Investors in Container Store Group (NYSE:TCS) have endured tough times for a long time, as the once-hot organizational-products retailer's IPO about a year and a half ago created high expectations that the company has failed to match. Coming into Monday afternoon's fiscal-fourth-quarter financial report, Container Store investors hoped the company would deliver some signs that the retailer might finally have started to accelerate revenue and profit growth. Instead, Container Store's results indicated the company is still struggling to find the best path toward success, and shareholders were hit with another big decline in after-hours trading following the announcement. Let's look more closely at Container Store Group's fourth-quarter results and whether the negative investor response is justified.
Container Store can't get itself organized
Container Store Group certainly didn't inspire confidence with its major results. Sales of $224.3 million were up just 3.4% from the year-ago quarter and almost $10 million lower than the consensus estimate among those following the stock. Similarly, adjusted net income of $0.24 per share was up slightly from last year's figures but still well short of the $0.31 per share investors had hoped to see.
As it did in the prior quarter, Container Store relied entirely on new store openings to drive its slow revenue growth, as sales at existing stores failed to sustain last year's levels. Comparable-store sales dropped 0.8% for the fourth quarter, closing a fiscal year in which comps dropped 1.4%.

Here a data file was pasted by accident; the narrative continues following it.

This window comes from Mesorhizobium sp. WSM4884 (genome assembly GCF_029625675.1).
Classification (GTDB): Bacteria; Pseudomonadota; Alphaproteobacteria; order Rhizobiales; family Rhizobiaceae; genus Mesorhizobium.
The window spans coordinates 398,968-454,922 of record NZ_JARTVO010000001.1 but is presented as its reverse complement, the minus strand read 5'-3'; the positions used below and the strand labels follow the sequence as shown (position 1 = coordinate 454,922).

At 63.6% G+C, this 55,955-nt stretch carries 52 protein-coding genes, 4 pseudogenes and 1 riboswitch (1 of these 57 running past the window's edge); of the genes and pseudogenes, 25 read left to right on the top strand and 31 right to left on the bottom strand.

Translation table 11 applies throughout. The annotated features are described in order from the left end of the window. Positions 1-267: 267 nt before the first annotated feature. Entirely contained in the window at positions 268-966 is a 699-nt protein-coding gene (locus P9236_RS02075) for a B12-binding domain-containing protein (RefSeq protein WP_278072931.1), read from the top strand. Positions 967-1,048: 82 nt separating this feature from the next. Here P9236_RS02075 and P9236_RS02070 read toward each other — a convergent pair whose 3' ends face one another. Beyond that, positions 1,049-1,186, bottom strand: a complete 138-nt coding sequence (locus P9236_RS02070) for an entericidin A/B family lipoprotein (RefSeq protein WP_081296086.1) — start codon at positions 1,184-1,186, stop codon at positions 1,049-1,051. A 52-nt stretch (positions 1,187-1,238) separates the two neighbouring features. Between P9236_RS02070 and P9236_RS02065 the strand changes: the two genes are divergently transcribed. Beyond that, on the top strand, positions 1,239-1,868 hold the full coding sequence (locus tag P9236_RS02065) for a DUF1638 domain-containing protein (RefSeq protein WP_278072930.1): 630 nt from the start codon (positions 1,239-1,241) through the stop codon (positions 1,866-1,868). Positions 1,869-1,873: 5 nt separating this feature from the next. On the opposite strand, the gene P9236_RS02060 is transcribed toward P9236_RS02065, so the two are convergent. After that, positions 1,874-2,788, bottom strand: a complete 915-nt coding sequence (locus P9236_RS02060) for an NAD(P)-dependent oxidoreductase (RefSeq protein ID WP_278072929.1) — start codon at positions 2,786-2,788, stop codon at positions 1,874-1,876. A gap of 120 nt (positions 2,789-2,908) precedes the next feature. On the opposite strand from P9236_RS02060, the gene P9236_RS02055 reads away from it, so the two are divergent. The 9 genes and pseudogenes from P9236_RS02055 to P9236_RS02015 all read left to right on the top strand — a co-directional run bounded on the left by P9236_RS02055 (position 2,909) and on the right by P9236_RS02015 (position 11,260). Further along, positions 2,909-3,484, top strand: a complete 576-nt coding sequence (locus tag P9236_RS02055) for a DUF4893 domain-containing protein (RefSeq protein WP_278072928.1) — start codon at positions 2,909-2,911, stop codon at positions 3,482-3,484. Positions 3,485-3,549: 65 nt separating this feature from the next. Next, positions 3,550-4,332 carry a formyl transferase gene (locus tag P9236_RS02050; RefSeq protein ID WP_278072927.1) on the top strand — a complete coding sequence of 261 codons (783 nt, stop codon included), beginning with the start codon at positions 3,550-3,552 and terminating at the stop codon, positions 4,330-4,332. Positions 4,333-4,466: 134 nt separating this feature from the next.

Container Store trends were mixed in a number of key areas. Gross margin dropped again from the year-ago quarter, with a shift in purchasing behavior for the company's Elfa products putting downward pressure on its margin figures. On the positive side, overhead expenses climbed at a slower pace than revenue, with a drop of almost a full percentage point in the overhead-to-sales ratio stemming largely from reduced marketing costs. A drop in interest expense also bolstered Container Store's bottom line. In addition, a big jump in provisions for taxes weighed on net income.
CEO Kip Tindell was generally dissatisfied with the quarter's performance, noting in a press release that "our fourth quarter did not conclude according to early in-the-quarter trends" that he had identified in the company's third-quarter financial report. Tindell pointed to bad weather at the end of the key annual Elfa sale but pledged that "we can and will do better" in the future.
Is Container Store just a mess?
Tindell still has high hopes for Container Store, pointing to the potential success of the retailer's three major initiatives. Rollouts of the TCS Closets collection continued early this year, and the Contained Home in-house design and organization service should add a dozen stores in each of the first two quarters of the new fiscal year. Moreover, the Perfectly Organized Perks loyalty program continues to draw customers and drive growth, and Container Store expects further technological advances to make that offering even more important this year.
Still, Container Store's guidance was received quite poorly. The company expects fiscal 2015 sales of $800 million to $815 million, or growth of about 2% to 4%, with comps expected to come in flat to down 2%. Anticipated net income of $0.30 to $0.38 per share also compares unfavorably with fiscal 2014's adjusted earnings of $0.34 per share. With most investors expecting more than $870 million in revenue producing earnings of as much as $0.56 per share, it's easy to understand longtime shareholders' disappointment with the results.
The response in Container Store Group shares was fast and furious, with the stock plunging almost 25% in the first 30 minutes of after-hours trading following the announcement. Until the retailer gives investors a more positive outlook on its turnaround efforts, it will be hard for Container Store to convince shareholders that the worst is truly over, and that is likely a necessary component for a sizable bounce in the stock price.